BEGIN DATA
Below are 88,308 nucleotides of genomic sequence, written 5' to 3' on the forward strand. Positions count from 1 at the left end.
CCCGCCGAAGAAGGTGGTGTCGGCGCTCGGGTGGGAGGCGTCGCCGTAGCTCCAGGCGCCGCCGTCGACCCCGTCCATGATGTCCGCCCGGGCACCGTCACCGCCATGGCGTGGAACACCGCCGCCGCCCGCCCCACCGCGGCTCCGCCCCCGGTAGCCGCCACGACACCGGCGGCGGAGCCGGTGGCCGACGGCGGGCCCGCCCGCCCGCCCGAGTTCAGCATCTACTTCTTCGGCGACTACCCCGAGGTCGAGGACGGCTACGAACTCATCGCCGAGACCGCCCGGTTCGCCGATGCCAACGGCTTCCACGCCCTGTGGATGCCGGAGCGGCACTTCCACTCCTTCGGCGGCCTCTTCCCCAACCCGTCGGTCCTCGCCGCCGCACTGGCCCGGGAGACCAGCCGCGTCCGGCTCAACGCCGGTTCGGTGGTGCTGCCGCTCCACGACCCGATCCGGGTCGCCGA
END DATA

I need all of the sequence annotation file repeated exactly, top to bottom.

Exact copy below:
Below are 88,308 nucleotides of genomic sequence, written 5' to 3' on the forward strand. Positions count from 1 at the left end.
CCCGCCGAAGAAGGTGGTGTCGGCGCTCGGGTGGGAGGCGTCGCCGTAGCTCCAGGCGCCGCCGTCGACCCCGTCCATGATGTCCGCCCGGGCACCGTCACCGCCATGGCGTGGAACACCGCCGCCGCCCGCCCCACCGCGGCTCCGCCCCCGGTAGCCGCCACGACACCGGCGGCGGAGCCGGTGGCCGACGGCGGGCCCGCCCGCCCGCCCGAGTTCAGCATCTACTTCTTCGGCGACTACCCCGAGGTCGAGGACGGCTACGAACTCATCGCCGAGACCGCCCGGTTCGCCGATGCCAACGGCTTCCACGCCCTGTGGATGCCGGAGCGGCACTTCCACTCCTTCGGCGGCCTCTTCCCCAACCCGTCGGTCCTCGCCGCCGCACTGGCCCGGGAGACCAGCCGCGTCCGGCTCAACGCCGGTTCGGTGGTGCTGCCGCTCCACGACCCGATCCGGGTCGCCGA